https://www.yahoo.com/finance/m/10de857 … neers.html

Former SpaceX engineers founded a company to build ‘climate-friendly, cost-effective’ portable nuclear reactors
Jurica Dujmovic
Sat, October 30, 2021 6:38 AM
Q&A with Radiant CEO Doug Bernauer: 'We are innovating in an industry not accustomed to innovation.'

The article showed up in full on a modern system ...

There are several significant improvements in the design ... use of helium as a coolant is said to be safe because helium does not become radioactive.  I'd sure appreciate someone investigating ** that ** claim. In addition, the fuel is pelletized so that if some spills on the ground it can just be scooped up.  Power is 1.2 Mw and service life is 5 years.  These figures are remarkably close to my vision of a 1 Mw reactor that would lease for 10 years.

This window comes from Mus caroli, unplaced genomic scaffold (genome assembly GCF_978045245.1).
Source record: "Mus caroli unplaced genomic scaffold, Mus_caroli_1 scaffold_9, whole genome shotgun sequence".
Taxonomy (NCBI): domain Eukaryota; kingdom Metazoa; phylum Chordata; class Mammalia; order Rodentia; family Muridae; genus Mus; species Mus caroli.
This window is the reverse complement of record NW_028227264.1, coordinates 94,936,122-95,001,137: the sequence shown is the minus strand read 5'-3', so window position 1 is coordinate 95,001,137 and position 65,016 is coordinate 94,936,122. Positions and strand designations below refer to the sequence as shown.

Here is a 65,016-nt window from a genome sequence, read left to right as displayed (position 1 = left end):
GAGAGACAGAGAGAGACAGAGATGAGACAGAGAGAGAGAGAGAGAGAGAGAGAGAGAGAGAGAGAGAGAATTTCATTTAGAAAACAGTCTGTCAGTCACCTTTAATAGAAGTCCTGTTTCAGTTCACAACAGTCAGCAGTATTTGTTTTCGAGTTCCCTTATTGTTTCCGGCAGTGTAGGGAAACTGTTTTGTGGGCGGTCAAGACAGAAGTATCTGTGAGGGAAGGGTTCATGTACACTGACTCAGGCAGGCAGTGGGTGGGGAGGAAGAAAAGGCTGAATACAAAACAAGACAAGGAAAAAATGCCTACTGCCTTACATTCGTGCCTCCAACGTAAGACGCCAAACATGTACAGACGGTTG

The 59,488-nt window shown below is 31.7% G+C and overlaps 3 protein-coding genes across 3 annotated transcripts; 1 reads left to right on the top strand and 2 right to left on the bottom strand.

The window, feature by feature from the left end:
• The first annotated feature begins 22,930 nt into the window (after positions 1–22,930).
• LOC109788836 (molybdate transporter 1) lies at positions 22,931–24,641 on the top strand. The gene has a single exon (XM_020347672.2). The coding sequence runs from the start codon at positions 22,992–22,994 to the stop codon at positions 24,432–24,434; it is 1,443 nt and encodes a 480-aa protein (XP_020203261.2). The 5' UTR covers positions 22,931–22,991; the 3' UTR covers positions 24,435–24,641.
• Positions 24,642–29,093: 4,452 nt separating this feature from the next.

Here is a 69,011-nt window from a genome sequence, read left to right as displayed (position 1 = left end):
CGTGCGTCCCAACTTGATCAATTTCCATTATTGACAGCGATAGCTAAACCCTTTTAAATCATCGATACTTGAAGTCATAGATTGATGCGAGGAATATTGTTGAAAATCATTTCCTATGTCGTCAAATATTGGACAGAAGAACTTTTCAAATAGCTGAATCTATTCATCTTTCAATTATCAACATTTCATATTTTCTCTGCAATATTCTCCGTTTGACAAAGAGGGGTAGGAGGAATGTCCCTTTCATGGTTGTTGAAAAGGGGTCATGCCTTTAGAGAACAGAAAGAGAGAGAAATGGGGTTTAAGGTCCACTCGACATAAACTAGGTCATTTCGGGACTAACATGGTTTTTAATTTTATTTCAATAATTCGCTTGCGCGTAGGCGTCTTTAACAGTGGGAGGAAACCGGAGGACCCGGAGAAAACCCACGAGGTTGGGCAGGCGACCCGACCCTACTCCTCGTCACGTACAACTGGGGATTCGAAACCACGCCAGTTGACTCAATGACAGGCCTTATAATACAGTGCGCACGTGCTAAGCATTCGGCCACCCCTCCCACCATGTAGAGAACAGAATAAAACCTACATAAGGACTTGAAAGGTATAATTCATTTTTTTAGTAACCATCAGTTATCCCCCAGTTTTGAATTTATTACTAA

The copy I requested delivered a lot more data than is needed for this post ... I'll try to remove as much as I can ..

Former SpaceX engineers founded a company to build ‘climate-friendly, cost-effective’ portable nuclear reactors
Published: Oct. 30, 2021 at 6:38 a.m. ET
By Jurica Dujmovic

Q&A with Radiant CEO Doug Bernauer: ‘We are innovating in an industry not accustomed to innovation.’

Radiant is moving forward with plans to bring small nuclear reactors — also known as “micro reactors” — to market.

The shipping-container-sized units are capable of operating independently from the electric grid to supply highly resilient power for critical loads under normal and emergency conditions.